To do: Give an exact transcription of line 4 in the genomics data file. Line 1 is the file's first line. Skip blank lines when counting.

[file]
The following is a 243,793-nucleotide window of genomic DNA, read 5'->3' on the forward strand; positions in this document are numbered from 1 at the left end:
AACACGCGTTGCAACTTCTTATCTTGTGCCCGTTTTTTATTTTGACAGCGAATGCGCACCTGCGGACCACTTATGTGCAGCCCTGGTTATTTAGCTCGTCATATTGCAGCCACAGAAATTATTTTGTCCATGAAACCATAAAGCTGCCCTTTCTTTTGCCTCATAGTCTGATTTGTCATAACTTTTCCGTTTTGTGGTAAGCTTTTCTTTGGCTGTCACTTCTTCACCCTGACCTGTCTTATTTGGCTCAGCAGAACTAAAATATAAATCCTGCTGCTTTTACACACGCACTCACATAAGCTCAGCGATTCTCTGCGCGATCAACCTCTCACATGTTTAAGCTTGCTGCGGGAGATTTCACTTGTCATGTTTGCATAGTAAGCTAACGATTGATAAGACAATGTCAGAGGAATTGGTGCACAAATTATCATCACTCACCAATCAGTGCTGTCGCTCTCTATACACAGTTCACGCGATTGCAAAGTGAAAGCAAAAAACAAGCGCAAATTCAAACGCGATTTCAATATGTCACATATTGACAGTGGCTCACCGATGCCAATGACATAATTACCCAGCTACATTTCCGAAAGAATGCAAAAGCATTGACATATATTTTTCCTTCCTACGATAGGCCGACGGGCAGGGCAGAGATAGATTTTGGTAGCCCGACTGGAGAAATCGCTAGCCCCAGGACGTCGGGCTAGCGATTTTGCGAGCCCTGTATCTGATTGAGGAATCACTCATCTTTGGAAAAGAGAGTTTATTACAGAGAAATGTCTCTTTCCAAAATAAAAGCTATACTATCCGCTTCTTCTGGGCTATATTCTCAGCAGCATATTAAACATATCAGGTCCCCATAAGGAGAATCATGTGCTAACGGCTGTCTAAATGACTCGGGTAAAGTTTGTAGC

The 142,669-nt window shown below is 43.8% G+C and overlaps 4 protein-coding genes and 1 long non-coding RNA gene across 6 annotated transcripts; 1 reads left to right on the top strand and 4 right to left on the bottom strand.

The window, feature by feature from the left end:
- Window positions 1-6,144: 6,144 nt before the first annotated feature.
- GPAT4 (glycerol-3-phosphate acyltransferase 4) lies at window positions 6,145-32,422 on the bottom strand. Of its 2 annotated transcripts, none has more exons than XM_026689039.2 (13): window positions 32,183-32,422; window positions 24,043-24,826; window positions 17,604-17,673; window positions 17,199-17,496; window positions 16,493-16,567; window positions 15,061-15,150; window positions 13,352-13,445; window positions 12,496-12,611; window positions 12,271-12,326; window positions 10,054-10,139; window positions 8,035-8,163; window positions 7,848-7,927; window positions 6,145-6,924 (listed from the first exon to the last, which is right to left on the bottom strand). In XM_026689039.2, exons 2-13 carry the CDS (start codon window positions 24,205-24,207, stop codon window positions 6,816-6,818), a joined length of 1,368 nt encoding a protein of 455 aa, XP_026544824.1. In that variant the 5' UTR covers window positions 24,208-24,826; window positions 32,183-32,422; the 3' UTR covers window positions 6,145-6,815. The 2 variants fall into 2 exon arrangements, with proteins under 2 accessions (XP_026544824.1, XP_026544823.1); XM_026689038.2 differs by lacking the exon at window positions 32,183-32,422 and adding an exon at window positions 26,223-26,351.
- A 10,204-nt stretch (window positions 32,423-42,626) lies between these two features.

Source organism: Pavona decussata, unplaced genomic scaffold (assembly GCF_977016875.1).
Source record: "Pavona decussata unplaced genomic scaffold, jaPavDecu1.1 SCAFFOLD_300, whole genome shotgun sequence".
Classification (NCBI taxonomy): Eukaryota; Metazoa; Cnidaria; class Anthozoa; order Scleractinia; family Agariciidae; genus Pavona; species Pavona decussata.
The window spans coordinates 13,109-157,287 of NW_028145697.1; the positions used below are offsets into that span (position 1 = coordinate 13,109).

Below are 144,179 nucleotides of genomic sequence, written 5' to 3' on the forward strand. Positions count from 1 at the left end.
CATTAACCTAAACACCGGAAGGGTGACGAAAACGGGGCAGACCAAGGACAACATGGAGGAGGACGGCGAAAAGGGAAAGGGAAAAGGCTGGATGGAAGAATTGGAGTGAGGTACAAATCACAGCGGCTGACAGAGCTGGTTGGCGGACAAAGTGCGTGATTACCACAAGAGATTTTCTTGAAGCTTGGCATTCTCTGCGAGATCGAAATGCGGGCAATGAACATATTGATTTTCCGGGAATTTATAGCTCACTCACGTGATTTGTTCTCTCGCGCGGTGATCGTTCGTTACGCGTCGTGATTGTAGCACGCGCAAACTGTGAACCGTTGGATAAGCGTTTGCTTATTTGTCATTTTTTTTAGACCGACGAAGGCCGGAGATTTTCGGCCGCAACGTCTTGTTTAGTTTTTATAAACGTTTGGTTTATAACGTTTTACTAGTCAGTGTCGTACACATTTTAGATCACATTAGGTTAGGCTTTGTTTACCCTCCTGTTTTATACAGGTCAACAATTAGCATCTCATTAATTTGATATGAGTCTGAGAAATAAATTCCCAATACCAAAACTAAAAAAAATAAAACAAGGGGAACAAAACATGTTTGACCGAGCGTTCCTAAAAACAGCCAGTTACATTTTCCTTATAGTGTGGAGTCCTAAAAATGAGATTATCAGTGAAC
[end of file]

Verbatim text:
The window, feature by feature from the left end: